In 2019, it’s hard to have a conversation about modern pop and R&B music without mentioning the pop-powerhouse, Rihanna. Born Robyn Fenty, the singer/songwriter is something of an anomaly. Despite 2020 being her fourth year without a studio album release from the artist, Rihanna always seems to remain in the cultural zeitgeist.
At the start of her career, Rihanna was a teenage popstar with radio-friendly records like “Pon De Replay” off her 2005 debut “Music of the Sun,” and “Unfaithful,” the slow, sultry break-up anthem from 2007’s “A Girl Like Me.” But with her fourth studio album, 2009’s “Rated R,” Rihanna aimed to shift the sound and artistic brand into a more adult artist, not afraid to open her life up in a much more real and visceral way. As 10 years have passed since the album’s release, now seems like the perfect time to take a retrospective reanalysis of the project — how has it held up against its contemporaries and what kind of impact did it have on Rihanna’s career?
“Rated R” is an important album for Rihanna, as it was released just nine months after the domestic violence incident involving Rihanna and former boyfriend Chris Brown. It was also the first album from the artist to feature a parental advisory warning on the front cover, signifying a much more hard-edged public persona than fans were accustomed to. The album artwork features striking black and white imagery depicting a leather-clad and black lipstick-wearing Rihanna — a far cry from the usual light-hearted album covers fans were used to seeing. Even the album title itself, “Rated R,” serves to establish a darker, more-mature artistic direction for Rihanna.
This darker tone is present right from the start, with the intro track “MadHouse,” serving as an ominous instrumental complete with booming organs crashing down accompanying the crack of a whip — setting the darker tone perfectly. A booming voice warns all who scare easily to turn away, as Rihanna’s now-signature vocal riffs echo over the ominous soundscape, continuously interjected by crisp synthesizers and dubstep sub-bass. The album floats through a variety of sonics, from hard-hitting, rap-centric anthems like “Wait Your Turn,” “RudeBoy” and “Hard” featuring Atlanta MC Jeezy, to more familiar pop cuts such as “TeAmo”, “G4L” and “Photographs” featuring will.i.am of The Black Eyed Peas.
Slash, rock legend of 80s hair-metal group Guns ‘N’ Roses, makes an appearance on the track “Rockstar 101,” one of a couple rock inspired cuts on the record. Although these songs are worth commending for being so far removed from Rihanna’s comfort zone, they end up feeling a bit contrived and underwhelming, with uninspired guitar riffs, uninteresting progressions and overly-long run-times. Rihanna really shines in the emotional ballads from the album, in which she takes her smooth, often intimate, vocal range and applies it to much more mature subject matter. The track “Stupid In Love” discusses emotional and physical abuse, describing a failing relationship being held together by the toxic threads woven by past lovers.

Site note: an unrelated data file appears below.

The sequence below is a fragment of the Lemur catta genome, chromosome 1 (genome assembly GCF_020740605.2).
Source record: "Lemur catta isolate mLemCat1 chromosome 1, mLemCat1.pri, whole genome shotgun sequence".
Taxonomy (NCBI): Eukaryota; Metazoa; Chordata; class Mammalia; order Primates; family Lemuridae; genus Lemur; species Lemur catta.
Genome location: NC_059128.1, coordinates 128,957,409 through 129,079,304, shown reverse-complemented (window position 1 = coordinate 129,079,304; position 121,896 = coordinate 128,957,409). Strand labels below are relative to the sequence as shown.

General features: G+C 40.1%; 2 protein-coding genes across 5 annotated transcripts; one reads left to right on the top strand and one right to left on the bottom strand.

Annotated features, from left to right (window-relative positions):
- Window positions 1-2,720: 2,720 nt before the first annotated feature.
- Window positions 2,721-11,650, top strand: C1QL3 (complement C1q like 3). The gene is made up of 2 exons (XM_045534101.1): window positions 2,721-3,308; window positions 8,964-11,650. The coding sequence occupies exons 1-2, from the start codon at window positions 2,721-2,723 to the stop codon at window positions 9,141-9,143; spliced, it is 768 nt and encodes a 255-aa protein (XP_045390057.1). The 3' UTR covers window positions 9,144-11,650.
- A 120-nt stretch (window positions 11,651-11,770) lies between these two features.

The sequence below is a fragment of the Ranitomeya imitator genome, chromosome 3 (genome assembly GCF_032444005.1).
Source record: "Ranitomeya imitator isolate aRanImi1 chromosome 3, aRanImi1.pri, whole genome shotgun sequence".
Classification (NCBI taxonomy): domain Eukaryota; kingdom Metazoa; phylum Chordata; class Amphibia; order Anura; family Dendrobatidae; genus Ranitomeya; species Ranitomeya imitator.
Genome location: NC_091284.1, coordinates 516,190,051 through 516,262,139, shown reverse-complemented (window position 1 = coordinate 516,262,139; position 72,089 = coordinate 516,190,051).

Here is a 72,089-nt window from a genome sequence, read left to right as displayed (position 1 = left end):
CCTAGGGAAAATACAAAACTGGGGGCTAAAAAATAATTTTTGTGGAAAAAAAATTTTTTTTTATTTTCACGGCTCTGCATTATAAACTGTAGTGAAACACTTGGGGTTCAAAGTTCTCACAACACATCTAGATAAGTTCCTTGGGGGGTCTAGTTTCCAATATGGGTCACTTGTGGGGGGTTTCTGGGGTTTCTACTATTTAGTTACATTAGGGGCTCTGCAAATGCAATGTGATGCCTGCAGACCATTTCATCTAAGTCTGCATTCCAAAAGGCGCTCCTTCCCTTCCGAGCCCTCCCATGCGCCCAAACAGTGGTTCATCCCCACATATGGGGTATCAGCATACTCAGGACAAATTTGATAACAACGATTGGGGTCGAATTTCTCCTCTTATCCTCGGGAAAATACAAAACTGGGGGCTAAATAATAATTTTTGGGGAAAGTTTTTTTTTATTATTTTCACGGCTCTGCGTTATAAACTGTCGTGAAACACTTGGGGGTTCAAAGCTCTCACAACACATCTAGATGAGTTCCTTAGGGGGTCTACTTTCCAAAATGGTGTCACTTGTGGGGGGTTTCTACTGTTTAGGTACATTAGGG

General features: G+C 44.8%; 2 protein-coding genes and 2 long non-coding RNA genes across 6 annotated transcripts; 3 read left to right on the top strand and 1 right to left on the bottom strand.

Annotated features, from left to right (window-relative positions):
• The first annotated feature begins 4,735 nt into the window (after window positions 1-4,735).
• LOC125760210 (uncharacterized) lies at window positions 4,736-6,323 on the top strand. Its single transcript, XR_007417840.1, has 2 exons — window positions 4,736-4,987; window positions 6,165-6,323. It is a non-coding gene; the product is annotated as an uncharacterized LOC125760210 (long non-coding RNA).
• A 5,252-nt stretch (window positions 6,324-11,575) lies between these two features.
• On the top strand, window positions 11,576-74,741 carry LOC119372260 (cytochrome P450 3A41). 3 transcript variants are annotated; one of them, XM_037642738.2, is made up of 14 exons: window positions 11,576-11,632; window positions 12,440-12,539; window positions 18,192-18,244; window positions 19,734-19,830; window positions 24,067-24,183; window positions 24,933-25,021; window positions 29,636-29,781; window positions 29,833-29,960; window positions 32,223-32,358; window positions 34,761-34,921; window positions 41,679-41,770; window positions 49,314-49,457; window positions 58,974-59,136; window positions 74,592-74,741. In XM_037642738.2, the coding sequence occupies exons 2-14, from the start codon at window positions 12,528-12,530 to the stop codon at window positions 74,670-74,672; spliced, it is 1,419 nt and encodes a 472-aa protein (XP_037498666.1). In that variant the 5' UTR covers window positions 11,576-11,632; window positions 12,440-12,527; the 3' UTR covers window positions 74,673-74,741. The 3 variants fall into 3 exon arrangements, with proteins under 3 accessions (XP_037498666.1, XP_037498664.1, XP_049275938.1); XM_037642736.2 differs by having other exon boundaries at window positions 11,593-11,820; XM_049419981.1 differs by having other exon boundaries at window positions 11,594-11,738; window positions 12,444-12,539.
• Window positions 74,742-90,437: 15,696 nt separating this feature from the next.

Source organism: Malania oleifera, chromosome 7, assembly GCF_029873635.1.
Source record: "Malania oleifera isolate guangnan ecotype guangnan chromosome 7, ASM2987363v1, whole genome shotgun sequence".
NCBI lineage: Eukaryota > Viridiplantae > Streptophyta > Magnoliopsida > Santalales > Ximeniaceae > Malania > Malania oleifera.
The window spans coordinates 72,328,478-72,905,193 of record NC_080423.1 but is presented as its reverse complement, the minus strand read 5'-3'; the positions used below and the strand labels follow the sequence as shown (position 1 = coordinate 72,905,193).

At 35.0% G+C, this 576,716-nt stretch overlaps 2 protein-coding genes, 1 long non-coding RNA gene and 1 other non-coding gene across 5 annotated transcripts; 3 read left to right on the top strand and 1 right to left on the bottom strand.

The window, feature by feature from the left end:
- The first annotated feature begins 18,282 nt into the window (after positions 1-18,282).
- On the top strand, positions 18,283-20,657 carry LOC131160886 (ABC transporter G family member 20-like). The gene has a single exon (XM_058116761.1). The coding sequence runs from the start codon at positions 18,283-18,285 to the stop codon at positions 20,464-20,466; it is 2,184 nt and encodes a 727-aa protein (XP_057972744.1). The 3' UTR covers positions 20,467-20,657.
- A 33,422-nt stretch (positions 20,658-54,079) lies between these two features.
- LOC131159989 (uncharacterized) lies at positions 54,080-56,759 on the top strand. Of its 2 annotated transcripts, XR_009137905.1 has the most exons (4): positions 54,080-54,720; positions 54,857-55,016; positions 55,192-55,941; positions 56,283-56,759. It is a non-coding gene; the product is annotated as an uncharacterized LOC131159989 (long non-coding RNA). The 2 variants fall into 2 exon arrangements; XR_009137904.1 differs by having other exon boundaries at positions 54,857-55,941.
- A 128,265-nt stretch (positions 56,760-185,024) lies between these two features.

The song “Cold Case Love” is complete with full-orchestral interludes that fill out the space between Rihanna’s emotionally-charged and soulful verses, allowing the listener to take in the weighty lyrics, which are placed over slow bongo drums and spacy electric keyboards. Rihanna compares her abusive relationship to a prison sentence, with lyrics begging her abuser to “let her go” because she’s “served her time.” Moments like this make these songs so emotionally satisfying even 10 years later. The powerfully emotive songwriting coupled with the mature subject matter culminates in a heavy-hitting crescendo at the song’s conclusion.
Oftentimes, songs like “Rude Boy,” “Hard” and “Russian Roulette” are referenced as the tentpole singles from the album, with all of them charting at the time of release. However, it’s truly the soulful, raw moments that remain the high points. “Rated R” had a mixed reception at release, receiving a 6.1 from Pitchfork, a C+ from Consequence of Sound and a three out of five from The Guardian. A full decade later, Rihanna’s other albums like “Loud,” “Good Girl Gone Bad” and her most recent, 2016 release, “ANTI,” are often cited as the artist’s highest points, but it’s important to acknowledge the groundwork that “Rated R” laid for Rihanna’s career.
The emotional songs, powerful vocals and ability to float right from catchy pop singles to bass-heavy rap flows and just as easily slide into poignant love anthems is something Rihanna would go on to refine in the coming years. Despite parts of the album feeling a bit bland or unfinished, the progression is clear and evident.
Only 21 years old at the album’s release, Rihanna set out to reinvent herself as an artist after a sensitive, albeit very public past. “Rated R” is a testament to her evolution, and, moreover, is a testament to being strong — to getting knocked down, getting up and coming back harder than ever. “Rated R” deserves some love on its tenth anniversary, and for many more years to come.